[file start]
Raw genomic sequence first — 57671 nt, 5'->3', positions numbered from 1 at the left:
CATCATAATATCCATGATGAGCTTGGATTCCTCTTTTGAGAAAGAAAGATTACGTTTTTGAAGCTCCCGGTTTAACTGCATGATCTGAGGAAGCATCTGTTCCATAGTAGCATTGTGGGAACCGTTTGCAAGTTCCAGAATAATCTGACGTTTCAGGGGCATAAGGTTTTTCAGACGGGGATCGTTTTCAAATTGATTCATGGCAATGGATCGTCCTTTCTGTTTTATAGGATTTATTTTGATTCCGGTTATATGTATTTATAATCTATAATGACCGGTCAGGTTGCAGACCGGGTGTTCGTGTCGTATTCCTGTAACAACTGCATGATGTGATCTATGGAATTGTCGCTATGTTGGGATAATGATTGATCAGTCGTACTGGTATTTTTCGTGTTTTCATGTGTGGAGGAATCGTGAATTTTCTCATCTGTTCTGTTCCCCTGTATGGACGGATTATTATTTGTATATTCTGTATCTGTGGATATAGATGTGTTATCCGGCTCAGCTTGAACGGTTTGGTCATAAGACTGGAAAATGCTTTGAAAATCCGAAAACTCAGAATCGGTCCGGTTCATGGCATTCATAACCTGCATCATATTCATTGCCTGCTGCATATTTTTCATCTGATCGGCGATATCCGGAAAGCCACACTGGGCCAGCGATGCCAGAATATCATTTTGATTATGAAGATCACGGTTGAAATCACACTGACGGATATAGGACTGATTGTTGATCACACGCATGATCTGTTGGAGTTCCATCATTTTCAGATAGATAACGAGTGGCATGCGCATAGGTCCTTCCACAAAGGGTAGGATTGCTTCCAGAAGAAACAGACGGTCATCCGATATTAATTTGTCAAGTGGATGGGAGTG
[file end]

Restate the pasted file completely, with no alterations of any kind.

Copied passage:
Raw genomic sequence first — 57671 nt, 5'->3', positions numbered from 1 at the left:
CATCATAATATCCATGATGAGCTTGGATTCCTCTTTTGAGAAAGAAAGATTACGTTTTTGAAGCTCCCGGTTTAACTGCATGATCTGAGGAAGCATCTGTTCCATAGTAGCATTGTGGGAACCGTTTGCAAGTTCCAGAATAATCTGACGTTTCAGGGGCATAAGGTTTTTCAGACGGGGATCGTTTTCAAATTGATTCATGGCAATGGATCGTCCTTTCTGTTTTATAGGATTTATTTTGATTCCGGTTATATGTATTTATAATCTATAATGACCGGTCAGGTTGCAGACCGGGTGTTCGTGTCGTATTCCTGTAACAACTGCATGATGTGATCTATGGAATTGTCGCTATGTTGGGATAATGATTGATCAGTCGTACTGGTATTTTTCGTGTTTTCATGTGTGGAGGAATCGTGAATTTTCTCATCTGTTCTGTTCCCCTGTATGGACGGATTATTATTTGTATATTCTGTATCTGTGGATATAGATGTGTTATCCGGCTCAGCTTGAACGGTTTGGTCATAAGACTGGAAAATGCTTTGAAAATCCGAAAACTCAGAATCGGTCCGGTTCATGGCATTCATAACCTGCATCATATTCATTGCCTGCTGCATATTTTTCATCTGATCGGCGATATCCGGAAAGCCACACTGGGCCAGCGATGCCAGAATATCATTTTGATTATGAAGATCACGGTTGAAATCACACTGACGGATATAGGACTGATTGTTGATCACACGCATGATCTGTTGGAGTTCCATCATTTTCAGATAGATAACGAGTGGCATGCGCATAGGTCCTTCCACAAAGGGTAGGATTGCTTCCAGAAGAAACAGACGGTCATCCGATATTAATTTGTCAAGTGGATGGGAGTG